Knowing this, and knowing that Oedipus became king of Thebes only because it was his destiny to murder Laius and kill the Sphinx, how could he rightfully be punished? Even Oedipus himself knows that his actions are not by choice, but by acts of the gods, he mentions this twice in the play: “Some savage power has brought this down upon my head. ” As well as “My god, my god — what have you planned to do to me? ” Such quotes clearly show that Oedipus knew that he had no choice in his actions. In this manner and in this manner alone, Oedipus is undeserving of said punishment.
Oedipus may not have been a particularly good man, but in the end he knew what was best for his kingdom: “Out of this kingdom cast me with all speed” … for only that would save his former subjects. Were that Oedipus’ only punishment, the play might have been quite a bit simpler (and this essay quite a bit shorter), but Oedipus, in a fit of rage, stabs his own eyes with Jocasta’s dresspins. This was Oedipus’ way of trying to punish himself, as well as an escape. Oedipus would no longer gaze upon the faces of his subjects, his brother (uncle? Creon, or even those of his children. He is plunged into a world of darkness. It must be noted that this was more than simply a punishment, though I’m sure that it was one of the ways Oedipus intended it. The physical pain alone seems to prove that. There are much easier ways of becoming blind to the world than stabbing one’s eyes out. As I have stated before though, Oedipus was blinded by his foolish pride long before the beginning of the novel. He only realized the truth behind Laius’ murder when it was right in front of his nose.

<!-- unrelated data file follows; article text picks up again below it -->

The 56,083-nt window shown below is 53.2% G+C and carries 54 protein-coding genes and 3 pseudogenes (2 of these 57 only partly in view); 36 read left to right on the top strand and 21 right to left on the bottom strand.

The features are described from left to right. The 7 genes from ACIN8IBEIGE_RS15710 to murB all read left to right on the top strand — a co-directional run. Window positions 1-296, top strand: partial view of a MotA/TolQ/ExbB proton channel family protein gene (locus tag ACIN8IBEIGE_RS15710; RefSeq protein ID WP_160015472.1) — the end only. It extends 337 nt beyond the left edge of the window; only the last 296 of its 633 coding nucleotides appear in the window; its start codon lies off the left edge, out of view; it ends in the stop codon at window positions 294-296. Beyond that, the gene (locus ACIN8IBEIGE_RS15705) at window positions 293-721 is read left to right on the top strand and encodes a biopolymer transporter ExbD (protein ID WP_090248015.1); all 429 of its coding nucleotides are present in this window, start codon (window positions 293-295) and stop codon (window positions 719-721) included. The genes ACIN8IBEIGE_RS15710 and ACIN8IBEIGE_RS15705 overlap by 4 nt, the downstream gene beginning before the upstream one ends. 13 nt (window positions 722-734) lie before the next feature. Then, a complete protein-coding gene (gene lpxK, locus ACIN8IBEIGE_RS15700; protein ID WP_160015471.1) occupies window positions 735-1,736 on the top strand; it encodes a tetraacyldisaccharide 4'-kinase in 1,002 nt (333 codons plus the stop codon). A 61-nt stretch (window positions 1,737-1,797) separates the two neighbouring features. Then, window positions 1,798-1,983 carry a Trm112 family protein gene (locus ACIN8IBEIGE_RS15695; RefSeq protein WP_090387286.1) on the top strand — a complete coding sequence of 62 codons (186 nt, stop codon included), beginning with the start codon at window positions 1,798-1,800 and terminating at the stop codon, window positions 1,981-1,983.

He was by no means stupid, in fact he came off as quite a clever man, but his was a world of blindness because of pride and power. I have been concentrating on the two most obvious of Oedipus’ punishments, but there is another one that may not seem so clear. Keeping in mind that Sophocles made it very clear that Oedipus was a man of so much pride that he may have thought himself to be akin to a god, was not Oedipus basically stripped of that pride at the end of the play? The true punishment has been revealed.